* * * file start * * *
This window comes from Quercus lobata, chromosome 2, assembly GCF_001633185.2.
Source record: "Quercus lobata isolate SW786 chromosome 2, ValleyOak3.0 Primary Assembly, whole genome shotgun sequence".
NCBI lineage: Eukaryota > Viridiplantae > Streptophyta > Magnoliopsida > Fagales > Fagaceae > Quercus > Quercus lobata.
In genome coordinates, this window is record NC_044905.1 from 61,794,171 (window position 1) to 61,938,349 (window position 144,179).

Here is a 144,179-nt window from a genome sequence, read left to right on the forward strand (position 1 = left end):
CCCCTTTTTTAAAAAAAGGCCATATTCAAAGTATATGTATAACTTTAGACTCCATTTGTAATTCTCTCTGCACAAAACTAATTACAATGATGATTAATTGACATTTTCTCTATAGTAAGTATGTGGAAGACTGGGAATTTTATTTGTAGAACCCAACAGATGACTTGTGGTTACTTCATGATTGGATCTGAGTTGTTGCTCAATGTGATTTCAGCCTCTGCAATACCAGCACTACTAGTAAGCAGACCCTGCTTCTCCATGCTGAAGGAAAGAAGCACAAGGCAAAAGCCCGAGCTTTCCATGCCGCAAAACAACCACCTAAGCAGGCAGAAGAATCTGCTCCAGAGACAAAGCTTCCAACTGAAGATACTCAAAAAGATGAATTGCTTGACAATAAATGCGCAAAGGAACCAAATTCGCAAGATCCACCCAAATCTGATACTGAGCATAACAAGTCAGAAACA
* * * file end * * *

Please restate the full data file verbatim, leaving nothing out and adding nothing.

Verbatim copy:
This window comes from Quercus lobata, chromosome 2, assembly GCF_001633185.2.
Source record: "Quercus lobata isolate SW786 chromosome 2, ValleyOak3.0 Primary Assembly, whole genome shotgun sequence".
NCBI lineage: Eukaryota > Viridiplantae > Streptophyta > Magnoliopsida > Fagales > Fagaceae > Quercus > Quercus lobata.
In genome coordinates, this window is record NC_044905.1 from 61,794,171 (window position 1) to 61,938,349 (window position 144,179).

Here is a 144,179-nt window from a genome sequence, read left to right on the forward strand (position 1 = left end):
CCCCTTTTTTAAAAAAAGGCCATATTCAAAGTATATGTATAACTTTAGACTCCATTTGTAATTCTCTCTGCACAAAACTAATTACAATGATGATTAATTGACATTTTCTCTATAGTAAGTATGTGGAAGACTGGGAATTTTATTTGTAGAACCCAACAGATGACTTGTGGTTACTTCATGATTGGATCTGAGTTGTTGCTCAATGTGATTTCAGCCTCTGCAATACCAGCACTACTAGTAAGCAGACCCTGCTTCTCCATGCTGAAGGAAAGAAGCACAAGGCAAAAGCCCGAGCTTTCCATGCCGCAAAACAACCACCTAAGCAGGCAGAAGAATCTGCTCCAGAGACAAAGCTTCCAACTGAAGATACTCAAAAAGATGAATTGCTTGACAATAAATGCGCAAAGGAACCAAATTCGCAAGATCCACCCAAATCTGATACTGAGCATAACAAGTCAGAAACA